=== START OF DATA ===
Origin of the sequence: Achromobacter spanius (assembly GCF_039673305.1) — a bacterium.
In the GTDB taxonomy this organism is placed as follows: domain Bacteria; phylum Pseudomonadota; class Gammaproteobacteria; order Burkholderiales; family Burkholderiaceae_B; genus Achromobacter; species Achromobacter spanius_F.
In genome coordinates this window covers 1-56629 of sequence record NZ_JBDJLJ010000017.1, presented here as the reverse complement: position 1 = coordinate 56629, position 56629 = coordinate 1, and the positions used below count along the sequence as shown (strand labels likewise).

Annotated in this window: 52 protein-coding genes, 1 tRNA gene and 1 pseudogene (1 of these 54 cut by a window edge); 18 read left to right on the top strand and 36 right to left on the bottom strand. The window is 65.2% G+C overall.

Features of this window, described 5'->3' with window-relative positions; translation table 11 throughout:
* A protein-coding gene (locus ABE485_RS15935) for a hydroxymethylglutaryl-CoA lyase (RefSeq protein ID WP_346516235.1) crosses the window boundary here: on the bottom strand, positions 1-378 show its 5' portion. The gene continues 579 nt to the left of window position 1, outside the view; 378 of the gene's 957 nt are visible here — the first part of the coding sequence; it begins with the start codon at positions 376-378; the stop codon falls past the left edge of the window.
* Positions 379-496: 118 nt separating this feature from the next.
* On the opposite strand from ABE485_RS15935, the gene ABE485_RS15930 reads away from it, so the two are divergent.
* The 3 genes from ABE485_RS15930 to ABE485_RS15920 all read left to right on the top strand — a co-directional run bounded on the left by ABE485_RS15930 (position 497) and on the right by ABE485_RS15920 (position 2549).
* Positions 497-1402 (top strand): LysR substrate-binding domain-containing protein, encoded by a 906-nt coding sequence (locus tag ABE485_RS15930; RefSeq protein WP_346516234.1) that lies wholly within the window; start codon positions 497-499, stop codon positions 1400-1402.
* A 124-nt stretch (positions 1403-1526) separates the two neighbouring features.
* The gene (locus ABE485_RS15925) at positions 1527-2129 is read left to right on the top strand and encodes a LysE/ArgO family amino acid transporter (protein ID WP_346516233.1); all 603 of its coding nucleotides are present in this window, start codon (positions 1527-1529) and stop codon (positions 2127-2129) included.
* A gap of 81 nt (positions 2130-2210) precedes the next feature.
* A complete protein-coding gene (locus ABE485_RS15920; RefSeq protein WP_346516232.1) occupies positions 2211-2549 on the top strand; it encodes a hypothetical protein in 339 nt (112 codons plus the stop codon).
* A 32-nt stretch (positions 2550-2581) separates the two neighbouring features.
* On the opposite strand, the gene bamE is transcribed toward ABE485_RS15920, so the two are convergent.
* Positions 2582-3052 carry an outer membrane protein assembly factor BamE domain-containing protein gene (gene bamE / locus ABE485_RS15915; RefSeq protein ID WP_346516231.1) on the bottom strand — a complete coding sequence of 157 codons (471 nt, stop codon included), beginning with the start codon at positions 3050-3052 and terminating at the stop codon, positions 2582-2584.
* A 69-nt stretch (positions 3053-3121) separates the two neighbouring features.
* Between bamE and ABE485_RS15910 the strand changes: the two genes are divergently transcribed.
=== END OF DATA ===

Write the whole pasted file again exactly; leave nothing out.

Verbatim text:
Origin of the sequence: Achromobacter spanius (assembly GCF_039673305.1) — a bacterium.
In the GTDB taxonomy this organism is placed as follows: domain Bacteria; phylum Pseudomonadota; class Gammaproteobacteria; order Burkholderiales; family Burkholderiaceae_B; genus Achromobacter; species Achromobacter spanius_F.
In genome coordinates this window covers 1-56629 of sequence record NZ_JBDJLJ010000017.1, presented here as the reverse complement: position 1 = coordinate 56629, position 56629 = coordinate 1, and the positions used below count along the sequence as shown (strand labels likewise).

Annotated in this window: 52 protein-coding genes, 1 tRNA gene and 1 pseudogene (1 of these 54 cut by a window edge); 18 read left to right on the top strand and 36 right to left on the bottom strand. The window is 65.2% G+C overall.

Features of this window, described 5'->3' with window-relative positions; translation table 11 throughout:
* A protein-coding gene (locus ABE485_RS15935) for a hydroxymethylglutaryl-CoA lyase (RefSeq protein ID WP_346516235.1) crosses the window boundary here: on the bottom strand, positions 1-378 show its 5' portion. The gene continues 579 nt to the left of window position 1, outside the view; 378 of the gene's 957 nt are visible here — the first part of the coding sequence; it begins with the start codon at positions 376-378; the stop codon falls past the left edge of the window.
* Positions 379-496: 118 nt separating this feature from the next.
* On the opposite strand from ABE485_RS15935, the gene ABE485_RS15930 reads away from it, so the two are divergent.
* The 3 genes from ABE485_RS15930 to ABE485_RS15920 all read left to right on the top strand — a co-directional run bounded on the left by ABE485_RS15930 (position 497) and on the right by ABE485_RS15920 (position 2549).
* Positions 497-1402 (top strand): LysR substrate-binding domain-containing protein, encoded by a 906-nt coding sequence (locus tag ABE485_RS15930; RefSeq protein WP_346516234.1) that lies wholly within the window; start codon positions 497-499, stop codon positions 1400-1402.
* A 124-nt stretch (positions 1403-1526) separates the two neighbouring features.
* The gene (locus ABE485_RS15925) at positions 1527-2129 is read left to right on the top strand and encodes a LysE/ArgO family amino acid transporter (protein ID WP_346516233.1); all 603 of its coding nucleotides are present in this window, start codon (positions 1527-1529) and stop codon (positions 2127-2129) included.
* A gap of 81 nt (positions 2130-2210) precedes the next feature.
* A complete protein-coding gene (locus ABE485_RS15920; RefSeq protein WP_346516232.1) occupies positions 2211-2549 on the top strand; it encodes a hypothetical protein in 339 nt (112 codons plus the stop codon).
* A 32-nt stretch (positions 2550-2581) separates the two neighbouring features.
* On the opposite strand, the gene bamE is transcribed toward ABE485_RS15920, so the two are convergent.
* Positions 2582-3052 carry an outer membrane protein assembly factor BamE domain-containing protein gene (gene bamE / locus ABE485_RS15915; RefSeq protein ID WP_346516231.1) on the bottom strand — a complete coding sequence of 157 codons (471 nt, stop codon included), beginning with the start codon at positions 3050-3052 and terminating at the stop codon, positions 2582-2584.
* A 69-nt stretch (positions 3053-3121) separates the two neighbouring features.
* Between bamE and ABE485_RS15910 the strand changes: the two genes are divergently transcribed.